Egypt, the other country besides Israel that borders Gaza, moved quickly this week to fortify its border and prevent a flood of Palestinians from entering Egyptian territory during Israel’s counteroffensive against Hamas.
The Israeli military suggested on Tuesday that Palestinians who do not wish to be used as human shields by the Hamas terrorists should flee across the Egyptian border. Israeli Lieutenant-Colonel Richard Hecht rescinded that advice later on Tuesday.
“Clarification: The Rafah crossing was open yesterday, but now it’s closed,” Hecht said.
The Rafah crossing was evidently shut down because Israel dropped several bombs near it. The Israeli Defense Force (IDF) said on Tuesday it conducted airstrikes against a tunnel in the vicinity of Rafah used by Palestinian terrorists to smuggle weapons and equipment. The IDF warned officials in Gaza and Egypt that the strike against the tunnel was coming.
“In recent days, the IDF has been instructing the population inside of the Gaza Strip to distance themselves from designated areas. We emphasize that there is no official call by Israel for residents of the Gaza Strip to exit into Egypt,” the IDF said on Tuesday.
Egyptian officials were reportedly miffed that the Israeli military told Palestinians to flee into Egypt, while Gaza residents were angry at Egypt for cutting off a means of escape.
“Interior Ministry, this is not the time to put someone in danger who survived a bombing and miraculously reached the crossing. We cannot return to death,” one resident wrote on the Facebook page of the Rafah crossing.
The Israeli strike near the crossing forced trucks loaded with fuel and other goods for Gaza to turn back into Egypt. The Palestinian Interior Ministry said workers were instructed to leave the area for their own safety by Egyptian officials.
Ahmed Salem of the Sinai Foundation for Human Rights told Reuters on Wednesday morning that the Rafah crossing was still closed, Egyptian military aircraft were flying overhead, and Egyptian ground units had moved closer to the border. The Egyptian government said ambulances have been prepared for possible medical evacuations from Gaza.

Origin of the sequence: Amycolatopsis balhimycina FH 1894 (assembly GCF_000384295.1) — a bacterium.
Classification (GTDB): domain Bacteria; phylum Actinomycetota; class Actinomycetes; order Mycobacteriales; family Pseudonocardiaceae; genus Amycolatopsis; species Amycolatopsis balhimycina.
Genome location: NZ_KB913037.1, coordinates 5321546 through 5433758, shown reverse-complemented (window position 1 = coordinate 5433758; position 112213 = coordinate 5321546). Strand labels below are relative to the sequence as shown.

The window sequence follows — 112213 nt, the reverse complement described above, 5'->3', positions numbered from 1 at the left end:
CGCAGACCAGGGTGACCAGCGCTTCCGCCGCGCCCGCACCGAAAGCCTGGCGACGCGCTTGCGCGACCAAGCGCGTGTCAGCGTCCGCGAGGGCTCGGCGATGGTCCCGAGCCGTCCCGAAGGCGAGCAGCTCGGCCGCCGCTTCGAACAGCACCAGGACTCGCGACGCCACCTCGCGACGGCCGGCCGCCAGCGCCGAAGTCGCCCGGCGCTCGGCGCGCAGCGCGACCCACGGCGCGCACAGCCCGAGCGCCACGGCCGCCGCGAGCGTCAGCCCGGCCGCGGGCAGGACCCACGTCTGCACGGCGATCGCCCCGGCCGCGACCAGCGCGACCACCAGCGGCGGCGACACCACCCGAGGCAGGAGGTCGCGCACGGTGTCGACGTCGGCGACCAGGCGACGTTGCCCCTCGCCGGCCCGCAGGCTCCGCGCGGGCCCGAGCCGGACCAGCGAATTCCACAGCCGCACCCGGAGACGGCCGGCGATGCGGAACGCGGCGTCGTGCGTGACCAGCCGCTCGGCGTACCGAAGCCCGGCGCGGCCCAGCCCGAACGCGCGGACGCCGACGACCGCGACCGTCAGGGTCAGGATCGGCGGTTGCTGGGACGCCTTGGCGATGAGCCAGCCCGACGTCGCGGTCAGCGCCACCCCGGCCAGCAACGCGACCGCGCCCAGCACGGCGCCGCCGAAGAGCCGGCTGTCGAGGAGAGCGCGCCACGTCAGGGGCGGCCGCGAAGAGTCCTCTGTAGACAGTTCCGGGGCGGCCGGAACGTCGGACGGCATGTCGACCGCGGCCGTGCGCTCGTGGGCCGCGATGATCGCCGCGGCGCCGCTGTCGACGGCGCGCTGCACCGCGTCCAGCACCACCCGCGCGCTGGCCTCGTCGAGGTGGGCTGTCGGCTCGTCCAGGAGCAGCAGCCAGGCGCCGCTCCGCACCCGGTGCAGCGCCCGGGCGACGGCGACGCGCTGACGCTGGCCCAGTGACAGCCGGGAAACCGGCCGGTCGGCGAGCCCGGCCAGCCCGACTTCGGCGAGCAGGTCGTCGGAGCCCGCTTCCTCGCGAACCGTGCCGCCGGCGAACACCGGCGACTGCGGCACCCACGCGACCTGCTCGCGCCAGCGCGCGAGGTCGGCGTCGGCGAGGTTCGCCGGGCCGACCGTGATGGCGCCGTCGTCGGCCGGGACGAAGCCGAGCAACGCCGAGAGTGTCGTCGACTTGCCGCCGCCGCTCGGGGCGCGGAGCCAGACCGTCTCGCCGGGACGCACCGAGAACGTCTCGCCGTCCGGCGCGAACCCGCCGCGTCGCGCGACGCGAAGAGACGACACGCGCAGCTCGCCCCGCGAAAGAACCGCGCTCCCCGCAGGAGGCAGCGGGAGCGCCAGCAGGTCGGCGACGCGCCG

“So far, there has been no sign of mass gatherings of Palestinians at the Rafah crossing, with only scheduled departures proceeding until Tuesday,” Reuters reported.
Egyptian security officials said on Wednesday they have discussed setting up humanitarian aid corridors into Gaza, but categorically rejected allowing Palestinian refugees to flee into Egypt.
“Egypt was keen to open the Rafah crossing to provide humanitarian aid, food and medicine, but instability and the expansion of the conflict leads to more hardship and more refugees to safe areas, including Europe,” complained Egyptian Foreign Minister Sameh Shoukry.
The Egyptians have sealed their border with Gaza during several previous bouts of unrest and, like most Muslim countries, they constantly push Israel for a “right of return” that would pack even more Palestinians into Gaza by bringing back the descendants of those who left when the state of Israel was established in 1948.
Insisting on the “right of return,” a demand Israel will never grant, is a convenient way for other regional powers to refuse to accept Palestinian migrants, even as they insist on their undying affection for the “Palestinian people.”
Egypt’s territory on the other side of the Gaza border has a history of terrorism problems, including vicious clashes between Egyptian troops and militants aligned with ISIS and al-Qaeda. The Israelis assisted Egypt with a campaign against Islamist terrorists in 2018.
Hamas, the perpetrator of Saturday’s unspeakable atrocities, is a creation of the Muslim Brotherhood’s Palestinian branch. The Muslim Brotherhood briefly ruled Egypt after the fall of longtime military dictator Hosni Mubarak during the “Arab Spring” chaos of 2011, until current Egyptian leader Abdel Fattah el-Sisi took power in a 2013 coup. Cairo has solid reasons to fear that an influx of Palestinians, possibly salted with Muslim Brotherhood and Hamas operatives, would cause a security crisis on its side of the Rafah crossing.
The U.N., normally very enthusiastic about opening borders to large numbers of refugees, seemed content with Egypt’s refusal to accept any Palestinians. U.N. Secretary-General Antonio Guterres thanked Egypt for “constructive engagement to facilitate humanitarian access through the Rafah crossing and to make the El Arish airport available for critical assistance,” but said nothing about refugees.
“Civilians need to be protected. We do not want to see a mass exodus of Gazans,” said Guterres spokesman Stephane Dujarric.
Two Biden administration officials told NBC News on Tuesday that the U.S. is working to establish a “southern corridor leading into Egypt” through which Americans can escape from Gaza as the fighting intensifies.
According to these same sources, President Joe Biden was “more direct than in previous calls” when he told Israeli Prime Minister Benjamin Netanyahu to avoid “excessive force resulting in the deaths of women, children, and noncombatants,” especially since there appears to be no route for any large number of Palestinian civilians to flee Gaza.
The Times of Israel (TOI) recalled Biden reportedly taking a similar “arm around Israel” approach during the May 2021 war in Gaza, offering full-throated public support for the Israelis while privately telling them to limit civilian casualties and wrap up their military operation as quickly as possible.
Originally Posted at : www.breitbart.com